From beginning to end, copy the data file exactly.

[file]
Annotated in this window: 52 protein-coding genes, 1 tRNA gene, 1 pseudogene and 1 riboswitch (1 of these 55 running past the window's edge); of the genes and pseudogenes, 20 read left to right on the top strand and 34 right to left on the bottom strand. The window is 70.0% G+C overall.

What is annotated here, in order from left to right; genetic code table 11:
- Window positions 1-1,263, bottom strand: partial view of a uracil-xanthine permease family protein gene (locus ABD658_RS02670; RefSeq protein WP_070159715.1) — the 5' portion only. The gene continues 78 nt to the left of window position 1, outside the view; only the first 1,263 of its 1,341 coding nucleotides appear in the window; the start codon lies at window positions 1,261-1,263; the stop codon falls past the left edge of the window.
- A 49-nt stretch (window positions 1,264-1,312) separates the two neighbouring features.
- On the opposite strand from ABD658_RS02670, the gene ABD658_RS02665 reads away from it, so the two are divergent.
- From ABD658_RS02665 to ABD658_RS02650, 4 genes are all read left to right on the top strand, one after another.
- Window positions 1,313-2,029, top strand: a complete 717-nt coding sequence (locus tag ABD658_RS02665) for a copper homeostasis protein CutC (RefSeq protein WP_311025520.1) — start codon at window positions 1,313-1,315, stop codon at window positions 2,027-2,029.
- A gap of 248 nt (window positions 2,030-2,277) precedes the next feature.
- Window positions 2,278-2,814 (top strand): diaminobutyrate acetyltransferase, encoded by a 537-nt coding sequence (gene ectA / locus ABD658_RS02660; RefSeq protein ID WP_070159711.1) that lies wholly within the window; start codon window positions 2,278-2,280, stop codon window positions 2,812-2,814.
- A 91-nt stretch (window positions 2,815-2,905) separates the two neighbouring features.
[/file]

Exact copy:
Annotated in this window: 52 protein-coding genes, 1 tRNA gene, 1 pseudogene and 1 riboswitch (1 of these 55 running past the window's edge); of the genes and pseudogenes, 20 read left to right on the top strand and 34 right to left on the bottom strand. The window is 70.0% G+C overall.

What is annotated here, in order from left to right; genetic code table 11:
- Window positions 1-1,263, bottom strand: partial view of a uracil-xanthine permease family protein gene (locus ABD658_RS02670; RefSeq protein WP_070159715.1) — the 5' portion only. The gene continues 78 nt to the left of window position 1, outside the view; only the first 1,263 of its 1,341 coding nucleotides appear in the window; the start codon lies at window positions 1,261-1,263; the stop codon falls past the left edge of the window.
- A 49-nt stretch (window positions 1,264-1,312) separates the two neighbouring features.
- On the opposite strand from ABD658_RS02670, the gene ABD658_RS02665 reads away from it, so the two are divergent.
- From ABD658_RS02665 to ABD658_RS02650, 4 genes are all read left to right on the top strand, one after another.
- Window positions 1,313-2,029, top strand: a complete 717-nt coding sequence (locus tag ABD658_RS02665) for a copper homeostasis protein CutC (RefSeq protein WP_311025520.1) — start codon at window positions 1,313-1,315, stop codon at window positions 2,027-2,029.
- A gap of 248 nt (window positions 2,030-2,277) precedes the next feature.
- Window positions 2,278-2,814 (top strand): diaminobutyrate acetyltransferase, encoded by a 537-nt coding sequence (gene ectA / locus ABD658_RS02660; RefSeq protein ID WP_070159711.1) that lies wholly within the window; start codon window positions 2,278-2,280, stop codon window positions 2,812-2,814.
- A 91-nt stretch (window positions 2,815-2,905) separates the two neighbouring features.